In experiments published in 2001, Joshua Rubinstein, PhD, Jeffrey Evans, PhD, and David Meyer, PhD, conducted four experiments in which young adults switched between different tasks, such as solving math problems or classifying geometric objects. For all tasks, the participants lost time when they had to switch from one task to another.

As tasks got more complex, participants lost more time. As a result, people took significantly longer to switch between more complex tasks. Time costs were also greater when the participants switched to tasks that were relatively unfamiliar. They got up to speed faster when they switched to tasks they knew better….

By: APA.org

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How ‘Soft Fascination’ Helps Restore Your Tired Brain

Imagine shining a flashlight at a wall in a dark, empty room. If you walk toward the wall, the light will contract. The closer you get to the wall, the smaller and more concentrated the beam of light becomes. By the time the flashlight is an inch from the wall, you’ll see a tight, bright circle of light surrounded by shadow and darkness.

Your attention is a lot like the beam of that flashlight. You can focus it closely and intensely on something, or you can relax it — allowing it to grow soft and diffuse.

A lot of research — much of it recent — has examined the different types and qualities of attention and their associations with mental health and cognitive functioning. This work has revealed that certain types of attention may tire out your brain and contribute to stress, willpower failures, and other problems.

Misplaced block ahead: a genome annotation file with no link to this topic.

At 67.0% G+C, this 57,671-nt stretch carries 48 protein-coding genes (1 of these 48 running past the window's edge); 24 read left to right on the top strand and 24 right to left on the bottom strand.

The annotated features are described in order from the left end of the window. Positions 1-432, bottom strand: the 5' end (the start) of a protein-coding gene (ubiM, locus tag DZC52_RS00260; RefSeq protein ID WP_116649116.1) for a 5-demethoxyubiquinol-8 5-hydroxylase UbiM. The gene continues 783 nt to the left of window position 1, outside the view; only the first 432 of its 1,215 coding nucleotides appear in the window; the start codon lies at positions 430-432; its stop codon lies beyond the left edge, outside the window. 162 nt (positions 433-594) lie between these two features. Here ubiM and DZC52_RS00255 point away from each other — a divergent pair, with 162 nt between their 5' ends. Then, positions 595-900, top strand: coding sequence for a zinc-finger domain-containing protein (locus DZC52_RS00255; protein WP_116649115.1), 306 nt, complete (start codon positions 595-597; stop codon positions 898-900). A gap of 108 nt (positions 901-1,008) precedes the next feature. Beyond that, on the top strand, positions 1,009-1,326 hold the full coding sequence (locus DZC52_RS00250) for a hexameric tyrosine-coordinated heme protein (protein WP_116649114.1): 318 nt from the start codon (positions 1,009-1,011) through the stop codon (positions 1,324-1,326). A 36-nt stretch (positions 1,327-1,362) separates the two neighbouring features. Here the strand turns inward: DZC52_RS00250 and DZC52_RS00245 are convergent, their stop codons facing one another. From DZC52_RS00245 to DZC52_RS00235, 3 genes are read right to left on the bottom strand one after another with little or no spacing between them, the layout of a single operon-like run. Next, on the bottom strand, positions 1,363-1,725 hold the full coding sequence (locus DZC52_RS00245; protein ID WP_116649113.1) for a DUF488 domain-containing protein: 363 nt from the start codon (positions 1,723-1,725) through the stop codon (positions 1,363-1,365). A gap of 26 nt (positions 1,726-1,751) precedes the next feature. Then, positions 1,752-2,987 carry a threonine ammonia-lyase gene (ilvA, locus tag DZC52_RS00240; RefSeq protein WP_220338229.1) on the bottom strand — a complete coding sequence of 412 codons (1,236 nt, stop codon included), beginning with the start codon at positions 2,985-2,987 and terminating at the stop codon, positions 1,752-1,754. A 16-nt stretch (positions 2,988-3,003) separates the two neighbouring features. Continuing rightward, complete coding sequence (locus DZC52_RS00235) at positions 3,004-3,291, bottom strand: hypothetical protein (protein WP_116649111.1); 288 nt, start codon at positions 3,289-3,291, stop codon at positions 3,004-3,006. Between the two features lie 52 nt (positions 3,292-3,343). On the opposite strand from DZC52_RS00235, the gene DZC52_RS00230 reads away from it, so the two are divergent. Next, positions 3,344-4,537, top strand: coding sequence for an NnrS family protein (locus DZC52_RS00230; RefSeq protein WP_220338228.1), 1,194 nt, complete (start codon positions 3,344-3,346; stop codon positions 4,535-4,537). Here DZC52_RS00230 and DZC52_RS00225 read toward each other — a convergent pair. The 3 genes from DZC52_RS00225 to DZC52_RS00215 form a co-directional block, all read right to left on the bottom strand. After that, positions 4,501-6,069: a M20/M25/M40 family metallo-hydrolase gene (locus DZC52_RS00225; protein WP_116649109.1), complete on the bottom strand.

Meanwhile, activities that broaden and soften your attention may reinvigorate your brain and promote psychological and cognitive wellbeing.

Whenever you train your attention on something — an act that cognitive scientists sometimes call “directed attention” — this requires effort. More effort is needed when other things (i.e. distractions) are vying for your attention, or if the thing you’re trying to focus on is boring.

According to a 2016 review from researchers at the University of Exeter Medical School in the U.K, your ability to effortfully focus your attention is finite. Just as an overworked muscle grows weak, overworking your attention seems to wear it out. When that happens, a lot can go wrong.

For one thing, your ability to concentrate plummets. Your willpower and decision-making abilities also take a hit. According to a 2019 study in the journal Occupational Health Science, attention fatigue may also contribute to stress and burnout.

There’s even some work linking attention fatigue to attention deficit hyperactivity disorder (ADHD). “The symptoms of ADHD and ‘attention fatigue’ so closely mirror each other that the Attention Deficit Disorders Evaluation Scale has been used as a measure of attention fatigue,” wrote the authors of a 2004 study in the American Journal of Public Health.

Certain activities seem to reinvigorate the brain in ways that support directed attention and self-regulation.

Experts are still trying to figure out exactly what resource in your brain is drained by effortful directed-attention tasks. They haven’t nailed that down yet. But there’s evidence that directed attention involves frontal and parietal regions of the brain that are also involved in other “cognitive-control” processes. These are the activities that take you out of autopilot and steer you toward goal-directed thoughts and actions — the stuff that isn’t necessarily fun or engaging, but that supports your career, your relationships, and your health.